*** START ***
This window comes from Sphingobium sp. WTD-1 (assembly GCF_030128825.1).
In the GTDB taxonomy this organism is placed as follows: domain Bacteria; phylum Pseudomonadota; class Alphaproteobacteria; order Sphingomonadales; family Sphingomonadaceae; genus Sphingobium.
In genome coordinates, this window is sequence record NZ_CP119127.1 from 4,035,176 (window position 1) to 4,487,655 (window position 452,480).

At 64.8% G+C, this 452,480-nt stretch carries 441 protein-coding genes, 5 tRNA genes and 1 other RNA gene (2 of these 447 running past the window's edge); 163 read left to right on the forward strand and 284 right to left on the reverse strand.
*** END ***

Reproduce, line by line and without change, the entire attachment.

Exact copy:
This window comes from Sphingobium sp. WTD-1 (assembly GCF_030128825.1).
In the GTDB taxonomy this organism is placed as follows: domain Bacteria; phylum Pseudomonadota; class Alphaproteobacteria; order Sphingomonadales; family Sphingomonadaceae; genus Sphingobium.
In genome coordinates, this window is sequence record NZ_CP119127.1 from 4,035,176 (window position 1) to 4,487,655 (window position 452,480).

At 64.8% G+C, this 452,480-nt stretch carries 441 protein-coding genes, 5 tRNA genes and 1 other RNA gene (2 of these 447 running past the window's edge); 163 read left to right on the forward strand and 284 right to left on the reverse strand.